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Students, parents challenge schools on math
Original post made
on Dec 14, 2011
A coalition of students and parents challenged the Palo Alto school board Tuesday to ensure the district's two high schools offer a basic, non-honors track in math and science that satisfies entrance requirements for University of California (UC) and California State University (CSU) schools.
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posted Wednesday, December 14, 2011, 10:51 AM
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Posted by Thank you activists
a resident of Another Palo Alto neighborhood
on Dec 19, 2011 at 4:49 pm
"The complaints about tutoring truly seem misguided to me. The data seems to indicate that it is not nearly as widespread as some have claimed based on their anecdotal impressions. And the nefarious impact of this excessive learning seems pretty mysterious to me…."
What is misguided is for the district or anyone to play dumb about tutoring, or to hide behind the impossibility of proving it. Palo Alto's stratospheric combination of money and education,may not necessarily be "data" to prove tutoring, but IS a factor for declaring advantage compared to minority students, minority being anyone lacking similar access. Access to some of the best summer camps in the country, internships, daily expert academic direction from highly educated parents (this adds up), world travel, college application coaches, SAT prep. As Michelle Dauber has pointed out, the tutoring and camp industry exists and grows for a reason. There are also more subtle things of the material nature that can be handy to motivate academically, such as tech gadgets, cars, etc. Collectively, the community's advantage of sorts, can't be hidden just because a group is so pure they don't use any of this.
I don't need irrefutable "proof" about tutoring, and I actually think that tutoring can also have very positive effects. The debate can rage on.
About the nefarious impact - Ken Dauber best explained it .in his post - "What is the effect of tutoring on classroom teaching and learning? The debate above in this thread about the actual extent of tutoring, based on surveys of parents and kids, is happening because tutoring is private and happens largely outside of the view of teachers and other students. Effective teaching, though, depends on teachers being able to use the performance of their students as feedback about the pacing, content, and teaching methods being used in the class. If some of the students are getting taught outside of class by private tutors, their performance won't just reflect the classroom teaching, but teachers have no way of knowing that. From a teacher's perspective, the higher performance of tutored students produces a misleading signal that the course is paced correctly, and the performance of untutored students becomes a fact about those students rather than a fact about the class as a whole."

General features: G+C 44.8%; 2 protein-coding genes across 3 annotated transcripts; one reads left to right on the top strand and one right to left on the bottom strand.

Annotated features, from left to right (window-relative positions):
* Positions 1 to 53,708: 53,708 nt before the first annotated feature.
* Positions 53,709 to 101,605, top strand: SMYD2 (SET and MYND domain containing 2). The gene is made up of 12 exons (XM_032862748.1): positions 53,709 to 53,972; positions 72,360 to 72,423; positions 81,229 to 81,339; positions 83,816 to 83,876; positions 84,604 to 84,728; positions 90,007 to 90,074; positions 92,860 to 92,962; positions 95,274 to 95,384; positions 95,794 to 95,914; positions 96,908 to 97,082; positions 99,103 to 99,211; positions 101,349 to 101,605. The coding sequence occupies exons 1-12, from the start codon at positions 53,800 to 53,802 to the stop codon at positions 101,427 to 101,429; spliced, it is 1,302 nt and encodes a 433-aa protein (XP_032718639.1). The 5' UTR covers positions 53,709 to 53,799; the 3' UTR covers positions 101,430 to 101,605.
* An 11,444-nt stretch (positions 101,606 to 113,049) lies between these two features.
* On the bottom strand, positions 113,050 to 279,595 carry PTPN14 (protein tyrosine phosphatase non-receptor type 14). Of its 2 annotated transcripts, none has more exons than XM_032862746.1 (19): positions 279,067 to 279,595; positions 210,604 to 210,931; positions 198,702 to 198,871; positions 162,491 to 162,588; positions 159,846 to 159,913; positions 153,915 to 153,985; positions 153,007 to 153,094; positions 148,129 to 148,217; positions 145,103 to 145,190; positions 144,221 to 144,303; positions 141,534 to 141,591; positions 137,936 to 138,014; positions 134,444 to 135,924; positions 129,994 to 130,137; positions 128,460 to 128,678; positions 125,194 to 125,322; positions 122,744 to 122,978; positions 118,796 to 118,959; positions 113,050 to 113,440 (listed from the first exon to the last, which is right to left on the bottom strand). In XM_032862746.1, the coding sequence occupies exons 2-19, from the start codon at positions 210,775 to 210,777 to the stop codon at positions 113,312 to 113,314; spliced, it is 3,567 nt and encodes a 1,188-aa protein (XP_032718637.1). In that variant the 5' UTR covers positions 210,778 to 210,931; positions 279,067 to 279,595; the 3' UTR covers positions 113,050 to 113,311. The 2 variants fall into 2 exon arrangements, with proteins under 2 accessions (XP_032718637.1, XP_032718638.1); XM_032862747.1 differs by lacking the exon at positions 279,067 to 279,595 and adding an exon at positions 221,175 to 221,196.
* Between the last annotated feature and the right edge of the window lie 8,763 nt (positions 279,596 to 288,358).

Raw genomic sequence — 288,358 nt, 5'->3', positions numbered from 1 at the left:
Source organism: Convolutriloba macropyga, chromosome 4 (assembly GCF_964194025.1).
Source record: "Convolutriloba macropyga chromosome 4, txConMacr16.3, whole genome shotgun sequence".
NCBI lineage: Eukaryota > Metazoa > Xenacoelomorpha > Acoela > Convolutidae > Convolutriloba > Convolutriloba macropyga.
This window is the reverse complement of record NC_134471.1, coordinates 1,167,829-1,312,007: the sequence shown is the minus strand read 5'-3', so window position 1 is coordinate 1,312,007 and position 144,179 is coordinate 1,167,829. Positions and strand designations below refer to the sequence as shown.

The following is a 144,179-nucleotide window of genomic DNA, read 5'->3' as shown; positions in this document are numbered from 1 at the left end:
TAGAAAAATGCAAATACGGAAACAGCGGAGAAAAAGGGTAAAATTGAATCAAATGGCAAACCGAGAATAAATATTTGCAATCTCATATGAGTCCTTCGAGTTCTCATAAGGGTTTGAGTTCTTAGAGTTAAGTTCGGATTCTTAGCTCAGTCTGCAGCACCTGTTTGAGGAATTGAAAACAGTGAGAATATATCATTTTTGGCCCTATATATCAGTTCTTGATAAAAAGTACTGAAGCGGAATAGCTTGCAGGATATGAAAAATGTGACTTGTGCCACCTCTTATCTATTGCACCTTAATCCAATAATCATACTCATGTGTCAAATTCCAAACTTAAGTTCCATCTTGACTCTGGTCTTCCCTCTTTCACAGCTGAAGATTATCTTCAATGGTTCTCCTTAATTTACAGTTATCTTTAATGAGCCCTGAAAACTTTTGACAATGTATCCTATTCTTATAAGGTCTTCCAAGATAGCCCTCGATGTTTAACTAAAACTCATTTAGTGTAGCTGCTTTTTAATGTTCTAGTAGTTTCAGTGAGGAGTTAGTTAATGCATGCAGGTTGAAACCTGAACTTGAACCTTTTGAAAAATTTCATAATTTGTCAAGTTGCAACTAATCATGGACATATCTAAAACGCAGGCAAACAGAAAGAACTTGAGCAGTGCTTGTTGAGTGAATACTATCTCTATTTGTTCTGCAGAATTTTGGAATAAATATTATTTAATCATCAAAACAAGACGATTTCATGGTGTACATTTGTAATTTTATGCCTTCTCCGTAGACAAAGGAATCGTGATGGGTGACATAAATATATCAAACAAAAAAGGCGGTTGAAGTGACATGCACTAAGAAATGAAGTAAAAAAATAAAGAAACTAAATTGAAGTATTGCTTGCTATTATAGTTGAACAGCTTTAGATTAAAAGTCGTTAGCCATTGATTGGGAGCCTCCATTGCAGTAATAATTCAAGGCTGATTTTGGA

In an interesting twist, you point to the root cause of what you term "competitive" environment. That may actually be the best way to look at tutoring, it's about competition and as you explain.
"My impression (no data here!) is that the tutoring issue is a red herring. The root cause is the pressure that parents feel due to low admission rates of high-reputation colleges (which it terms is driven in large part from the demographic surge of high school grads) and anxiety about future economic opportunity, which translates into the competitiveness (largely parent driven) we see in the schools. That competitiveness causes worried parents to lash out at those they view as taking away the scarce opportunities - in this case Tiger Moms and others using "unfair" or "excessive" methods like tutoring."
Ironic that if it's about stiff competition, the entire Math department can attack minority students on this very issue.
My two cents is that irrespective of tutoring, the district can serve all students as equally as possible. Holding out that school is still about learning, not just competition, fair learning can be reflected through the right course offerings for students of different achievement levels, lanes that are not imbalanced in favor of one group, or other arbitrary goals.
Your suggestion for people to get "comfortable" that kids will be fine, as long as we love them is nice; some suggest, just level the tutoring playing field with free online options. Both would be a way out for the district, to not to fix the lanes, the inequitable math and science course offerings as I've posted before, or the festering Math arrogant school culture (exemplified by the Math letter), towards students who are not in the most competitive lanes which hurts all students. These all have solutions.